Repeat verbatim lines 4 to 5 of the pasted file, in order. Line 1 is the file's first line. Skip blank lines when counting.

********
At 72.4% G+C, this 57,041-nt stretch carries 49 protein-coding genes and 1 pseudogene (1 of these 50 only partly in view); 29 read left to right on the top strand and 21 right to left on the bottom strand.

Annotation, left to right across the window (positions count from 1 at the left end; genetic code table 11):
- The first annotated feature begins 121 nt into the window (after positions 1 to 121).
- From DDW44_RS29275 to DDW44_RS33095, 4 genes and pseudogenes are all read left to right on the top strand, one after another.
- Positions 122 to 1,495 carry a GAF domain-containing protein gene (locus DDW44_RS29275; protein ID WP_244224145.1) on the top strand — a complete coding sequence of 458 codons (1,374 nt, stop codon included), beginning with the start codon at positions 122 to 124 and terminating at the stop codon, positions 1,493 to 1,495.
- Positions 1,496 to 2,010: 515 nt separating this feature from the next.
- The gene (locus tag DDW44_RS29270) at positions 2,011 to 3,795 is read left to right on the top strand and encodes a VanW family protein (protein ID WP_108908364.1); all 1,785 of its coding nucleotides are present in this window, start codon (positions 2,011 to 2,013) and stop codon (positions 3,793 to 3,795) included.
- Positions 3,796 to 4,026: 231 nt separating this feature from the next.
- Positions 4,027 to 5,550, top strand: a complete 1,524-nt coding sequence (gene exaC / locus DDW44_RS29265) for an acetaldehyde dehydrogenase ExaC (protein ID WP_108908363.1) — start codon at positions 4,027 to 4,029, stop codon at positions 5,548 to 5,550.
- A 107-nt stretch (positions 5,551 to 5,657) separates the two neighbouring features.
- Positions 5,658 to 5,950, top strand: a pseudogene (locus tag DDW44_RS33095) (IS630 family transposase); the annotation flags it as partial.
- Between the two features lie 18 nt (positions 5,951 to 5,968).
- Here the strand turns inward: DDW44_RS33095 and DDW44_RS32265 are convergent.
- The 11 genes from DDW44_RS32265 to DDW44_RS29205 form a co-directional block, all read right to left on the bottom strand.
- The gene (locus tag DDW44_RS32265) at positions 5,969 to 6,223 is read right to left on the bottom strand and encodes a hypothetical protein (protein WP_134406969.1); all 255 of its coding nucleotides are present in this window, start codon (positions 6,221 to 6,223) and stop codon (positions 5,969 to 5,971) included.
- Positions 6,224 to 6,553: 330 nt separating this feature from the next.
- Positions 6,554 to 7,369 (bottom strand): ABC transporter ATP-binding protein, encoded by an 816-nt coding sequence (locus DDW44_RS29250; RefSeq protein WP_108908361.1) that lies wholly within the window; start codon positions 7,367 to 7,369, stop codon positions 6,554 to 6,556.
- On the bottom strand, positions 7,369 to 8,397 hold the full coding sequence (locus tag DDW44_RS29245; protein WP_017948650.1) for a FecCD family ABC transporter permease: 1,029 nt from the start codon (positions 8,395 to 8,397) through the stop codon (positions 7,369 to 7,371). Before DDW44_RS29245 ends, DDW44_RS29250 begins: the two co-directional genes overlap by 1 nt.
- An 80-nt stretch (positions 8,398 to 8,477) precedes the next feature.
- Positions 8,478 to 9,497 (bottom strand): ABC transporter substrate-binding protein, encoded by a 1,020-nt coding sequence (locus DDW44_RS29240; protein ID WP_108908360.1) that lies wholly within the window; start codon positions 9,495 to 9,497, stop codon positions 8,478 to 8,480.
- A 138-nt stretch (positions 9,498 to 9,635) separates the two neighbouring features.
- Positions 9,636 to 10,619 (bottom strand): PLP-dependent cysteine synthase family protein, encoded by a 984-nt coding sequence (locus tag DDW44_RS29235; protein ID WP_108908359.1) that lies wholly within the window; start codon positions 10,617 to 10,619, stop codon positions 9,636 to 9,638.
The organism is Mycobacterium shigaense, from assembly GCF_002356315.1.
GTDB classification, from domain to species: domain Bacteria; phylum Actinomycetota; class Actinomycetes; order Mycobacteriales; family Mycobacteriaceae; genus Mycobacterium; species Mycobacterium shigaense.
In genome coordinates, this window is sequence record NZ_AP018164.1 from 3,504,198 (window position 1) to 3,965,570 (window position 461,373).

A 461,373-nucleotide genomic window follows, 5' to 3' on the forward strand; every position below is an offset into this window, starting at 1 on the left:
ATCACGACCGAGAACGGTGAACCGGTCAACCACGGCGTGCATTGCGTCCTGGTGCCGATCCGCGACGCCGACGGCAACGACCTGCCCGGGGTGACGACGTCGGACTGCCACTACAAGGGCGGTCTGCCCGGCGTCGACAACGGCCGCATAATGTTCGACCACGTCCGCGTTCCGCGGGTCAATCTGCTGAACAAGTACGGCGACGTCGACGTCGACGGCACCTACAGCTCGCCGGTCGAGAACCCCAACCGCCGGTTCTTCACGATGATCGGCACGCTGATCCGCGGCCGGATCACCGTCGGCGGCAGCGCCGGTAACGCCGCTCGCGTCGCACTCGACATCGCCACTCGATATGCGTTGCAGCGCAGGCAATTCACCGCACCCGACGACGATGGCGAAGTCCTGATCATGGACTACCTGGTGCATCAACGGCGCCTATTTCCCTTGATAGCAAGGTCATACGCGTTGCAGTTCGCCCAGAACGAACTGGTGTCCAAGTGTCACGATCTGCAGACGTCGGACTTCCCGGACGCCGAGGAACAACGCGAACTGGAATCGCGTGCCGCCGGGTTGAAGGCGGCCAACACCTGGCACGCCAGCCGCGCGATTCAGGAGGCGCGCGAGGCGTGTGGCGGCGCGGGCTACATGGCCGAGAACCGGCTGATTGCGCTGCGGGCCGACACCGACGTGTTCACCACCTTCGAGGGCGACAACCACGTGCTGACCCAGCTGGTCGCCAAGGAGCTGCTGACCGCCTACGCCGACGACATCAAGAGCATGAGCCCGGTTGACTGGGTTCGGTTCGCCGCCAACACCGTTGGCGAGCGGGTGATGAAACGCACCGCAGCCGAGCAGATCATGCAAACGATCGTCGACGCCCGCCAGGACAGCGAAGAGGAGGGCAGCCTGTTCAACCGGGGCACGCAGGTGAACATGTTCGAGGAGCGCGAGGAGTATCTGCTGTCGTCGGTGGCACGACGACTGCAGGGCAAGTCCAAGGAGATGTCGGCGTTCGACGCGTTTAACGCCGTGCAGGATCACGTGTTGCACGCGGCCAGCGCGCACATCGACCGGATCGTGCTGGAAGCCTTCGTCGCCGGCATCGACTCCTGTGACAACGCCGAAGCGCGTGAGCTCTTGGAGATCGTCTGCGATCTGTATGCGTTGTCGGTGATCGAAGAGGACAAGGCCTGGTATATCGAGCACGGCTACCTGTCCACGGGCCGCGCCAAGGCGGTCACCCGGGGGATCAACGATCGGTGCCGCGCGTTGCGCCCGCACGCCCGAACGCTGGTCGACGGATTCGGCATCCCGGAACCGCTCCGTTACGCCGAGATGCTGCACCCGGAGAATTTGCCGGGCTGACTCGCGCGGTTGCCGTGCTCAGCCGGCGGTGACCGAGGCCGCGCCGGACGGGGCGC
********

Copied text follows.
- From DDW44_RS29275 to DDW44_RS33095, 4 genes and pseudogenes are all read left to right on the top strand, one after another.
- Positions 122 to 1,495 carry a GAF domain-containing protein gene (locus DDW44_RS29275; protein ID WP_244224145.1) on the top strand — a complete coding sequence of 458 codons (1,374 nt, stop codon included), beginning with the start codon at positions 122 to 124 and terminating at the stop codon, positions 1,493 to 1,495.